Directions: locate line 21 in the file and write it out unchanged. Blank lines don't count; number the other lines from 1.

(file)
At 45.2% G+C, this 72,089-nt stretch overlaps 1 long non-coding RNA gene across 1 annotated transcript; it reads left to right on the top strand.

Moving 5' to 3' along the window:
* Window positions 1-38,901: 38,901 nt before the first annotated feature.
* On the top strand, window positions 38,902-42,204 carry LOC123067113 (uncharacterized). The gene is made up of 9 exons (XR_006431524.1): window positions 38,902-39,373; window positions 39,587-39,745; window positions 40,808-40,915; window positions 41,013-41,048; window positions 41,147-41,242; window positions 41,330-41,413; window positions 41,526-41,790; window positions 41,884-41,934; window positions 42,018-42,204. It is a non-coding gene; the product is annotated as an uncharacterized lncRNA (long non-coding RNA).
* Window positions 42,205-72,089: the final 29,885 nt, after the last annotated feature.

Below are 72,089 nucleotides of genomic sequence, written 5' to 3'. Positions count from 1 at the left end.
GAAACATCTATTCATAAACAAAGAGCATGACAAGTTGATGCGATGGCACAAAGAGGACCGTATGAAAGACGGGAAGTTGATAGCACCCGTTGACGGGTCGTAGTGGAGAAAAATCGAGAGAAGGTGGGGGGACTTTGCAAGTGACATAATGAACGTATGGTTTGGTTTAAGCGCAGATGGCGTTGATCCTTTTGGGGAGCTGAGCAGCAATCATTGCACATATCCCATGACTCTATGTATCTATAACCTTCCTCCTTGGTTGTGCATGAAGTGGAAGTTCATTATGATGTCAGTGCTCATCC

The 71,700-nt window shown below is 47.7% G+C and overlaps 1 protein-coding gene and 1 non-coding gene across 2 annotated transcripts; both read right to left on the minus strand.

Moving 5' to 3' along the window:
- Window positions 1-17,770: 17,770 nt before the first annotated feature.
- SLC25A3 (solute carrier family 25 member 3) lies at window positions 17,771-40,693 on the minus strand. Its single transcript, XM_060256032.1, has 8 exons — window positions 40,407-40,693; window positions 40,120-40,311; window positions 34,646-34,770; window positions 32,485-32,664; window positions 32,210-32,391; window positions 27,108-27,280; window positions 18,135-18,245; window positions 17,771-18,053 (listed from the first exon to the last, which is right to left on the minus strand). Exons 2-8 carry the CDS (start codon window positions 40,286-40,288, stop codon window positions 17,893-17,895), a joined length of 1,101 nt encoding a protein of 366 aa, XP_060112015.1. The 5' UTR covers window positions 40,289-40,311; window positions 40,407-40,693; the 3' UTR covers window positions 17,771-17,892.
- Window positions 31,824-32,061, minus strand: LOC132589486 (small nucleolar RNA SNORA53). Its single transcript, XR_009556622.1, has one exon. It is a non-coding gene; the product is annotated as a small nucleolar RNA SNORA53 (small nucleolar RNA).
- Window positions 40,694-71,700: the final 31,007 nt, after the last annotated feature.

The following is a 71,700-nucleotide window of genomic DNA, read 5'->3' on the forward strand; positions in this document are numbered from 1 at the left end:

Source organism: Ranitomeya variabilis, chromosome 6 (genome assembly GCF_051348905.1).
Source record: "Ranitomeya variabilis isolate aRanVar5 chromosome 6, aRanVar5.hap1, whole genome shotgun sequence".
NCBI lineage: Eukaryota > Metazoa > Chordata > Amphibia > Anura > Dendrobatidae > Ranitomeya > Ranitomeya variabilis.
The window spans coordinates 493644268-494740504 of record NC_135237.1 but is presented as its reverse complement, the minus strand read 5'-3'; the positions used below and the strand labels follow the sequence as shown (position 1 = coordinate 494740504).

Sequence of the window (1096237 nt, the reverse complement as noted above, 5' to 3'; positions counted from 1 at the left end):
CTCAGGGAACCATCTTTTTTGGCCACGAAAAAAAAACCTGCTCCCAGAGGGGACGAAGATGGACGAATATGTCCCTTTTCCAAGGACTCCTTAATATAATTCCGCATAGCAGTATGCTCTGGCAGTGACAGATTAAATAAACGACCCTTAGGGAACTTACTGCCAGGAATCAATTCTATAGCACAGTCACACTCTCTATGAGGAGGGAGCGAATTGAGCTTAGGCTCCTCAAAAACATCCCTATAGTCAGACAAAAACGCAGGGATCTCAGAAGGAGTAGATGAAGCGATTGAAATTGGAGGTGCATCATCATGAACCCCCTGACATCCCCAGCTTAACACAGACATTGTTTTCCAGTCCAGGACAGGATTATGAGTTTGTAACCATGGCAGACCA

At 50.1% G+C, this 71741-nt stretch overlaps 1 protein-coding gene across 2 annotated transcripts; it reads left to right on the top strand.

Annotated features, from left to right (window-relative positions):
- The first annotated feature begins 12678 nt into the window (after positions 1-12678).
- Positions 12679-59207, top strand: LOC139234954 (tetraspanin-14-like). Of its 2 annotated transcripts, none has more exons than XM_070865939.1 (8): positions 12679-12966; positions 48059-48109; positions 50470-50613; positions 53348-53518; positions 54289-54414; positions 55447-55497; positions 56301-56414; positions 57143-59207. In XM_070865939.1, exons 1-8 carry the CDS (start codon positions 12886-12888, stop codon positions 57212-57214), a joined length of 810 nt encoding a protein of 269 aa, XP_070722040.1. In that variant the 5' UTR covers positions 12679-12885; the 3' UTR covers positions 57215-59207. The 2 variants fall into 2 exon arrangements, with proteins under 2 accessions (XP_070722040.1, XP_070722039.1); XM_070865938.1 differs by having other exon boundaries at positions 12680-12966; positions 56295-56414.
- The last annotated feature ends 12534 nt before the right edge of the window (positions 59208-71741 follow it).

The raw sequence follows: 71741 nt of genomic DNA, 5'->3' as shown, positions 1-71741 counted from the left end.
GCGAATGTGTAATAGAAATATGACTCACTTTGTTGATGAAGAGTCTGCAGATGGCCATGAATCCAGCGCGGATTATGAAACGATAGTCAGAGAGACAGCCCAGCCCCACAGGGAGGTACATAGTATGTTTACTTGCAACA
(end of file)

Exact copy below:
At 50.1% G+C, this 71741-nt stretch overlaps 1 protein-coding gene across 2 annotated transcripts; it reads left to right on the top strand.